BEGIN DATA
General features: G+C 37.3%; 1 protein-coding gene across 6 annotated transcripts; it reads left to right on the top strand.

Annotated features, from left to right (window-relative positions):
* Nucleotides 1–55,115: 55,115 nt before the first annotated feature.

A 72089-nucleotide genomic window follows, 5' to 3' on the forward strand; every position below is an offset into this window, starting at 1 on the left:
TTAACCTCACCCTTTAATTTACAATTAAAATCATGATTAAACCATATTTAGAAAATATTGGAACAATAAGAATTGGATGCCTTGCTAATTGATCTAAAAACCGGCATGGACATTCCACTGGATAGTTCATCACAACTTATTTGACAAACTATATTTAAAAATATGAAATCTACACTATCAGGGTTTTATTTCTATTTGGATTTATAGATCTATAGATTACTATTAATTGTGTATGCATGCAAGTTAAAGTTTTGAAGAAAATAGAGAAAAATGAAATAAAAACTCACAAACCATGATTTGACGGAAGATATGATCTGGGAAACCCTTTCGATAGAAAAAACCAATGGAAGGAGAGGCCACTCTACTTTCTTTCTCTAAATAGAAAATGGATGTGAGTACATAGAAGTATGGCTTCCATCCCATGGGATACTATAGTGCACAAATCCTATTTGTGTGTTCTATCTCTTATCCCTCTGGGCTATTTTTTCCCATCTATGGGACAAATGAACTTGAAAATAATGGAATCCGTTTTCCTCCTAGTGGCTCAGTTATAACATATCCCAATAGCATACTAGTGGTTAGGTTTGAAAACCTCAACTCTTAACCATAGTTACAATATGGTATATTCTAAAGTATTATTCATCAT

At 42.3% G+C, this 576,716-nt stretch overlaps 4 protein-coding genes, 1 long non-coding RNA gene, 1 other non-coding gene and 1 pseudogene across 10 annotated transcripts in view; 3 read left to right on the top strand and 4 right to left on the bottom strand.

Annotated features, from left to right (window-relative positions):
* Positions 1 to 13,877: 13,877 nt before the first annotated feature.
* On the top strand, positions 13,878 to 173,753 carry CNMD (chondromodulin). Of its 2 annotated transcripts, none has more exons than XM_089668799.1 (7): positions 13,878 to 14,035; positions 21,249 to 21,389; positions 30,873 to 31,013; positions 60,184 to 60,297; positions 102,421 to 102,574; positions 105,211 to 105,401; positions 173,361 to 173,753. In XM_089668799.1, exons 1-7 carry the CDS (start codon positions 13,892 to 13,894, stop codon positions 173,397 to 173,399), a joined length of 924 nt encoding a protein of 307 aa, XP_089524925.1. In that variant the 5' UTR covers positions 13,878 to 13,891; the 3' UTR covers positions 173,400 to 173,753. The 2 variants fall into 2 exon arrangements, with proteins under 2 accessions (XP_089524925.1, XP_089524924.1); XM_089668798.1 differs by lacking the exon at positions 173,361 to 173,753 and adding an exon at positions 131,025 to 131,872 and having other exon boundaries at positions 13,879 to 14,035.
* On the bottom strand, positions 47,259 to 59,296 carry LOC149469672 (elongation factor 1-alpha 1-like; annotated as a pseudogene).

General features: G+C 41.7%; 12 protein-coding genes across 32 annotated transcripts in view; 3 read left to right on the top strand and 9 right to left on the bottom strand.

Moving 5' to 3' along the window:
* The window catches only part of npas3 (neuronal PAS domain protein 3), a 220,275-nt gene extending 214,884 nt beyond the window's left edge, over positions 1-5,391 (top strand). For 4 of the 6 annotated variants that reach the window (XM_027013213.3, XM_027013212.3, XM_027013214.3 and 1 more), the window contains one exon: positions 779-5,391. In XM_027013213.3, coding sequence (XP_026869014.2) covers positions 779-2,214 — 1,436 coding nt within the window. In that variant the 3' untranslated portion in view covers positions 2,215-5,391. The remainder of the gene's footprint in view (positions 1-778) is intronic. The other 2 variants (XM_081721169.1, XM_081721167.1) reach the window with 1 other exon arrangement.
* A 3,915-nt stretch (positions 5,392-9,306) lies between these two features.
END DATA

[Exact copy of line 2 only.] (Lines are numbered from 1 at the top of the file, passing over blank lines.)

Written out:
Annotated features, from left to right (window-relative positions):